Sandra And this is in stark contrast to what's been happening elsewhere around the world. And we mentioned China on our last episode, but this week it's been the UK which will ban new petrol and new diesel car sales after 2030, under the government's new green plan. And the plan contains ten climate pledges for a green industrial revolution that's meant to create two and a half million jobs but also end the sale of new petrol and diesel cars by 2030.
Kai Yeah, and so these cars that cannot be sold in Europe anymore can then come to Australia, at least the ones from the UK, which have the steering wheel on the right side.
Sandra But the one story that sent both of us down rabbit holes this week, has been the one around the US military buying location data from ordinary apps, such as a Muslim prayer app with 98 million downloads. Which really got us looking into the world of what happens to data from apps and where does it end up? It seems it's not all for ads anymore, it's over many different things, military uses, COVID tracking, political advertising.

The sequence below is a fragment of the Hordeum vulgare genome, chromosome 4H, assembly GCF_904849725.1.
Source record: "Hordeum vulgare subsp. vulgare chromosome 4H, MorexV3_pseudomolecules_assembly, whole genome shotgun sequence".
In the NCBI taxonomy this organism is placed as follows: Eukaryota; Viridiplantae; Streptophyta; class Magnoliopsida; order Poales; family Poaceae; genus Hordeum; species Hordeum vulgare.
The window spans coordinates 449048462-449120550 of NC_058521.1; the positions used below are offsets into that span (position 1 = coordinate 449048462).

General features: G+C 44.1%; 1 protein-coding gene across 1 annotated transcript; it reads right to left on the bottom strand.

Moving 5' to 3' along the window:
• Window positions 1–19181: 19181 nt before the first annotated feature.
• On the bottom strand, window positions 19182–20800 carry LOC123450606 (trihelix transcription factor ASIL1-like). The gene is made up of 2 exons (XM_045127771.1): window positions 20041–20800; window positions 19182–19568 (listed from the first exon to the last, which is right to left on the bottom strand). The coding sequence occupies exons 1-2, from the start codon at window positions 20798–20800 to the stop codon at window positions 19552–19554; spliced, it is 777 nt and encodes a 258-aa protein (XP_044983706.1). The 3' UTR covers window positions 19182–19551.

Kai And it is a shadow world unto itself, the way in which data is collected, data is traded, data is sold, data is used. Sightly scary, it's a bit after Halloween, but this is one that we really should be doing.
Sandra So let's have a look at the hidden side of everything data.
Kai That's a different podcast though.
Sandra Oh yeah, that is a different podcast, that's taken.
Kai Well, the hidden side of what happens to your data, yes.
Sandra Let's do it.
Intro From The University of Sydney Business School, this is Sydney Business Insights, an initiative that explores the future of business. And this is The Future This Week where Sandra Peter and Kai Riemer sit down every week to rethink and unlearn trends in technology in business. They discuss the news of the week, question the obvious, explore the weird and the wonderful, and things that change the world.